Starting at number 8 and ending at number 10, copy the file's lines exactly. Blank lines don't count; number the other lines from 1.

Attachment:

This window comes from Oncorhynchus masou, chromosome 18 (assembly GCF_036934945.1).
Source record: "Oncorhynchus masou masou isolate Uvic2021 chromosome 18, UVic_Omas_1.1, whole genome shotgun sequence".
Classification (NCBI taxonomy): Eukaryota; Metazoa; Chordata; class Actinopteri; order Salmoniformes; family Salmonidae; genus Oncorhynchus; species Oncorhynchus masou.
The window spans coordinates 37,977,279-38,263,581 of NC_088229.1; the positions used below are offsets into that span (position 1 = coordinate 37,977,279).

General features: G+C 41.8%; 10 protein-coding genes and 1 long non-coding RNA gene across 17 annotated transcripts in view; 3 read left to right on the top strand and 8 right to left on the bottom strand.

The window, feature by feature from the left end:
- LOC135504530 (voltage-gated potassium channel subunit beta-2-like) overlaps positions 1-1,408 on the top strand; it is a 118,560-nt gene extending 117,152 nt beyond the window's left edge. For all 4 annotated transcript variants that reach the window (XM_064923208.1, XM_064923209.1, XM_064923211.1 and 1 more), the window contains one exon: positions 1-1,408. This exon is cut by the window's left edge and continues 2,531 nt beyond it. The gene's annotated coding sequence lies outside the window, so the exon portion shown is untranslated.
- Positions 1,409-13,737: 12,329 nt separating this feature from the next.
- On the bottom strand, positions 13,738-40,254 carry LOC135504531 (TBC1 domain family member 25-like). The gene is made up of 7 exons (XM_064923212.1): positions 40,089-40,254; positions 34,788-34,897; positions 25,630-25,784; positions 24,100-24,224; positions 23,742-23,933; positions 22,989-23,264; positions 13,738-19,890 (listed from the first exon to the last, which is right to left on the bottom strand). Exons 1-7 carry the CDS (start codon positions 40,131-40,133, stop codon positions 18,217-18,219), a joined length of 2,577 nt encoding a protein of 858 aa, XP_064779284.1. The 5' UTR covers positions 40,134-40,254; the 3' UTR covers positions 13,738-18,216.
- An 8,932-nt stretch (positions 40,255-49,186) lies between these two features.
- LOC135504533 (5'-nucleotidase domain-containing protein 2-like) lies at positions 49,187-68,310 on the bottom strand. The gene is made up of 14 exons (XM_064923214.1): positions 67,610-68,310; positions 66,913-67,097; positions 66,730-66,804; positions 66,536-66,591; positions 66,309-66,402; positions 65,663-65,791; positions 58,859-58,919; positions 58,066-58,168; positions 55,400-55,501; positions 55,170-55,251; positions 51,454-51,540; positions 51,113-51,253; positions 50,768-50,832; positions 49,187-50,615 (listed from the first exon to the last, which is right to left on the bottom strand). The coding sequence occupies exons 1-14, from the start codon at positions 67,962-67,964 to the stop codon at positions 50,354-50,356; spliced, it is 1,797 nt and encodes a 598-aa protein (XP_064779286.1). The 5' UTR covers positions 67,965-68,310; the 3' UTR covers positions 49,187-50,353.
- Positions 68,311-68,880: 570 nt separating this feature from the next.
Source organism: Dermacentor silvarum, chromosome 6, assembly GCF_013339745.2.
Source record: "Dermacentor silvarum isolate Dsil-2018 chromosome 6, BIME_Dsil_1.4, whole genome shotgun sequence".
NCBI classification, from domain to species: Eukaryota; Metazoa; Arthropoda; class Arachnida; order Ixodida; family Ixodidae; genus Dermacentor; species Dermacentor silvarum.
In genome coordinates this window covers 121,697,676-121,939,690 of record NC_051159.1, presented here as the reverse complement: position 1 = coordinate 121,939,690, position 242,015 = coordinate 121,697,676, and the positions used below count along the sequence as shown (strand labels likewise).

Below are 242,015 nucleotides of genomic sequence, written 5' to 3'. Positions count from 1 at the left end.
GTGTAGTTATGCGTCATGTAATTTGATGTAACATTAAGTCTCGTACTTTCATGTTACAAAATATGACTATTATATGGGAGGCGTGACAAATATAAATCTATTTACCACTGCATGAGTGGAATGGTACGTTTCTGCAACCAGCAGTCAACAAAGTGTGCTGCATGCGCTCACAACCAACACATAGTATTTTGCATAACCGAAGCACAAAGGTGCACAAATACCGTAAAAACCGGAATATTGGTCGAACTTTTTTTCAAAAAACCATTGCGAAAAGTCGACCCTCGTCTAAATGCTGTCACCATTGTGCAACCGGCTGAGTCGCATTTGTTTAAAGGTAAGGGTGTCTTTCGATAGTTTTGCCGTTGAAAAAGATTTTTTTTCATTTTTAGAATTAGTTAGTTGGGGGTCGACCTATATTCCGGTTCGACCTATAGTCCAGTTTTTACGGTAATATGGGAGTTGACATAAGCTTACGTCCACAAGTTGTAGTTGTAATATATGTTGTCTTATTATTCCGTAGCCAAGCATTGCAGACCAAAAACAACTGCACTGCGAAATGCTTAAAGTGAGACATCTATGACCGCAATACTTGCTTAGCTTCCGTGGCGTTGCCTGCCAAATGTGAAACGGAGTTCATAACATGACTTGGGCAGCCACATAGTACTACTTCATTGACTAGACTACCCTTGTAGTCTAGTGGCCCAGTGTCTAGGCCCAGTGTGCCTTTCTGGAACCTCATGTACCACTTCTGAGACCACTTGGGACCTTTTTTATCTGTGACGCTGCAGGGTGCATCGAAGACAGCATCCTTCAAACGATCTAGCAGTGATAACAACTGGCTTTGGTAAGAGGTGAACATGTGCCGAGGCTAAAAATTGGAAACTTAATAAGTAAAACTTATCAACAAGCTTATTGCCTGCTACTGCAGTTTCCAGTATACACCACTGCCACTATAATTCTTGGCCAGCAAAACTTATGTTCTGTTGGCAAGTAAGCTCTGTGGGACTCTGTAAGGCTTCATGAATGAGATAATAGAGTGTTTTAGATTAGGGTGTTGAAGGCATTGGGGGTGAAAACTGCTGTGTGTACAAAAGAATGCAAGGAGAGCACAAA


- Positions 1,409-13,737: 12,329 nt separating this feature from the next.
- On the bottom strand, positions 13,738-40,254 carry LOC135504531 (TBC1 domain family member 25-like). The gene is made up of 7 exons (XM_064923212.1): positions 40,089-40,254; positions 34,788-34,897; positions 25,630-25,784; positions 24,100-24,224; positions 23,742-23,933; positions 22,989-23,264; positions 13,738-19,890 (listed from the first exon to the last, which is right to left on the bottom strand). Exons 1-7 carry the CDS (start codon positions 40,131-40,133, stop codon positions 18,217-18,219), a joined length of 2,577 nt encoding a protein of 858 aa, XP_064779284.1. The 5' UTR covers positions 40,134-40,254; the 3' UTR covers positions 13,738-18,216.
- An 8,932-nt stretch (positions 40,255-49,186) lies between these two features.